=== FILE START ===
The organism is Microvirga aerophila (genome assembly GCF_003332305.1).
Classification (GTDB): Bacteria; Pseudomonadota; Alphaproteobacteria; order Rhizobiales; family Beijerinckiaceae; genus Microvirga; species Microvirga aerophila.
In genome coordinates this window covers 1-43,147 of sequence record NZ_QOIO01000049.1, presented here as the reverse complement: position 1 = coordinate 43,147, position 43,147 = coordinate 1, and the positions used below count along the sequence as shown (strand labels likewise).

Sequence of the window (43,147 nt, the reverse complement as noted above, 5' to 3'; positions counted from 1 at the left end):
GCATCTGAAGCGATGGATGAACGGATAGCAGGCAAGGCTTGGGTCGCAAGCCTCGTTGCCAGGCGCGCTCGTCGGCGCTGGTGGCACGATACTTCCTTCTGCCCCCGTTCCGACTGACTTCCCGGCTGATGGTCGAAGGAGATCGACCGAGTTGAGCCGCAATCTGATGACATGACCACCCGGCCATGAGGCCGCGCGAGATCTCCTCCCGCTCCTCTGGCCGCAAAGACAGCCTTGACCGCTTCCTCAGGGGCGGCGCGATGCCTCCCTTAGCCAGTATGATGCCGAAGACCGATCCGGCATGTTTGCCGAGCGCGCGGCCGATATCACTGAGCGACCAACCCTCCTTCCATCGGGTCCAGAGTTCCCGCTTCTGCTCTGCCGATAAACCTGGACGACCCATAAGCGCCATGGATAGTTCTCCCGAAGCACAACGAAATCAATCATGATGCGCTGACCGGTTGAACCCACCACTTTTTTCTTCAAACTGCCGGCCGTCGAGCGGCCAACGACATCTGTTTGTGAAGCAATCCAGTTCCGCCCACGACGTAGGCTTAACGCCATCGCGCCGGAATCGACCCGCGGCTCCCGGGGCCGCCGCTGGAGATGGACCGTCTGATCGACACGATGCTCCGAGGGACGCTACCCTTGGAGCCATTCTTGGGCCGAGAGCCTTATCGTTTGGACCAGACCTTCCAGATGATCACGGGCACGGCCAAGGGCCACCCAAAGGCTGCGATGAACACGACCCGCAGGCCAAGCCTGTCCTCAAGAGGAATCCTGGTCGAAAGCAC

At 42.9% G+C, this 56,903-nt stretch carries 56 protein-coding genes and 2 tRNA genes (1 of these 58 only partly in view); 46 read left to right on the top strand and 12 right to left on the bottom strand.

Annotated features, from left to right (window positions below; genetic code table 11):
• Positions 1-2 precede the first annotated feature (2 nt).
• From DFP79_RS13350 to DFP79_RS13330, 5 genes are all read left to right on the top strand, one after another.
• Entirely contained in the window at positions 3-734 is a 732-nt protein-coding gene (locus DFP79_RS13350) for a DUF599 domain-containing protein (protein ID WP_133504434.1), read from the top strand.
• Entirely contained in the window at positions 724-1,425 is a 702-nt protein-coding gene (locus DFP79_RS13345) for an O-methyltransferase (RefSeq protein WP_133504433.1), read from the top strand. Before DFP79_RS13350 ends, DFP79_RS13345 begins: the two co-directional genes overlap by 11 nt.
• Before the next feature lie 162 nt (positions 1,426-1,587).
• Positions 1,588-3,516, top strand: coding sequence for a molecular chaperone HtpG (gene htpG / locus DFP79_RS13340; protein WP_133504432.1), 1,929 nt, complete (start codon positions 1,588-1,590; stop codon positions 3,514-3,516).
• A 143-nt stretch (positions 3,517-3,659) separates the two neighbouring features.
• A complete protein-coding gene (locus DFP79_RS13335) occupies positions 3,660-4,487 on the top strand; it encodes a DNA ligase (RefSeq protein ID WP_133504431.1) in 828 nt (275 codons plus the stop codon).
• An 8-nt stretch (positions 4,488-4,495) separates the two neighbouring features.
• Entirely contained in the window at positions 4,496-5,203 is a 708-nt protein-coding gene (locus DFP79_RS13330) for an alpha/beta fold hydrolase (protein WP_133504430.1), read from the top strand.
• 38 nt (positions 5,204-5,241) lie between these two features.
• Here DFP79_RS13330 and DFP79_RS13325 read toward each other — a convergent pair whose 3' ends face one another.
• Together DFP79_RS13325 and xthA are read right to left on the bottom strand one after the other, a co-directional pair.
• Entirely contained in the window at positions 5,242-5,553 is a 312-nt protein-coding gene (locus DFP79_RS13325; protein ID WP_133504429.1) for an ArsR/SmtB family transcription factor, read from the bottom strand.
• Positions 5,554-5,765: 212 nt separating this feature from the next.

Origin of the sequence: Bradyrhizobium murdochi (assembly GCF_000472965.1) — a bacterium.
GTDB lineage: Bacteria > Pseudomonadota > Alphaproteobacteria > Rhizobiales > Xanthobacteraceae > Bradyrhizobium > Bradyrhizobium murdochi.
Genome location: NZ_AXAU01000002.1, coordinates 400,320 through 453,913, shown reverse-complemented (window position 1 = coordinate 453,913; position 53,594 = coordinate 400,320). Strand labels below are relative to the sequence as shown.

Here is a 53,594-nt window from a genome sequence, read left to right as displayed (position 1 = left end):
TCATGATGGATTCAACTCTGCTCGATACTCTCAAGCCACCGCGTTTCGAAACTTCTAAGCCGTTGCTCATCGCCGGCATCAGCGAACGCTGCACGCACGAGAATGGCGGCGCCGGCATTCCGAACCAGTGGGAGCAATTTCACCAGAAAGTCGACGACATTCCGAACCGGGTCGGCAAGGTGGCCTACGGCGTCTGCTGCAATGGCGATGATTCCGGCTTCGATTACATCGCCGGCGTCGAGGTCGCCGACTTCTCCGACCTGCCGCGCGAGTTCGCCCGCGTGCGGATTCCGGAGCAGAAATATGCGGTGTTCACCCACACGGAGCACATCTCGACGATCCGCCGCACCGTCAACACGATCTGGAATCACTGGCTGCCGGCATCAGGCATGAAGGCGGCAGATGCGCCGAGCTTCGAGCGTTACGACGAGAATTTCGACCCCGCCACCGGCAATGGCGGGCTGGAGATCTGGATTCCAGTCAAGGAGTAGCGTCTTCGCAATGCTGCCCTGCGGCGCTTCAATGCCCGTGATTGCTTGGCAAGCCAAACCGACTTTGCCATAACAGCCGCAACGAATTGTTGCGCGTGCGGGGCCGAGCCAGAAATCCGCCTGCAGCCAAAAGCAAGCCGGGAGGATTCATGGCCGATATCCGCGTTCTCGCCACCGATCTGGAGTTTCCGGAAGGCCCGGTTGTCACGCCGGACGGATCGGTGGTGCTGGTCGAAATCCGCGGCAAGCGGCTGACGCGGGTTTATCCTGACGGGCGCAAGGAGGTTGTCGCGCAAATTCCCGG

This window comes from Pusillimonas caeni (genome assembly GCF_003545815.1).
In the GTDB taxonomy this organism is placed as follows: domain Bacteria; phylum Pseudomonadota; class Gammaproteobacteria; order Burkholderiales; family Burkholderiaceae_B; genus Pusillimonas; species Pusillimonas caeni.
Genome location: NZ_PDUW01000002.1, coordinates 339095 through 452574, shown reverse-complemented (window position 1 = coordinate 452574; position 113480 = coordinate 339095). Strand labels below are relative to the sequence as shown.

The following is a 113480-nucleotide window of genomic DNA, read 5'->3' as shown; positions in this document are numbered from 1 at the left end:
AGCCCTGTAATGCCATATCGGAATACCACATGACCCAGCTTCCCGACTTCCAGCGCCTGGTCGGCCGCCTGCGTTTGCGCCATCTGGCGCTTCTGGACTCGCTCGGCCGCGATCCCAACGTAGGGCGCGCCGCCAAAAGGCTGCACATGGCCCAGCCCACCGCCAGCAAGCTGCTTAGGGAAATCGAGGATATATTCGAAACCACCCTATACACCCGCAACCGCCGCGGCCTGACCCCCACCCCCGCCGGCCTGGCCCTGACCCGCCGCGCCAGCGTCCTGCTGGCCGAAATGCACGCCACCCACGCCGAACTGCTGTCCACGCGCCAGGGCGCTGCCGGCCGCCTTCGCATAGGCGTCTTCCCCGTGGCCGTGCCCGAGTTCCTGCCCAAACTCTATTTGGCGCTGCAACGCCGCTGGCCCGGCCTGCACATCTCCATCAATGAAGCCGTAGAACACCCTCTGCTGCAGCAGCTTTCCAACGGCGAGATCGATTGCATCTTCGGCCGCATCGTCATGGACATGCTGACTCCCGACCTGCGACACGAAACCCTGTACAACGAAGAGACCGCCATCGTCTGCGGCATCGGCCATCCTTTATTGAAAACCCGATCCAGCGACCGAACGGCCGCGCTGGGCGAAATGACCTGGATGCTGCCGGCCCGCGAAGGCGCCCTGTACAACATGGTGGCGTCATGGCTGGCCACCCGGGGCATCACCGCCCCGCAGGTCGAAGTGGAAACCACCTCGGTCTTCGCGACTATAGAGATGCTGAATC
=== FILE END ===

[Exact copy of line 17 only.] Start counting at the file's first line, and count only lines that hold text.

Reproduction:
• Entirely contained in the window at positions 4,496-5,203 is a 708-nt protein-coding gene (locus DFP79_RS13330) for an alpha/beta fold hydrolase (protein WP_133504430.1), read from the top strand.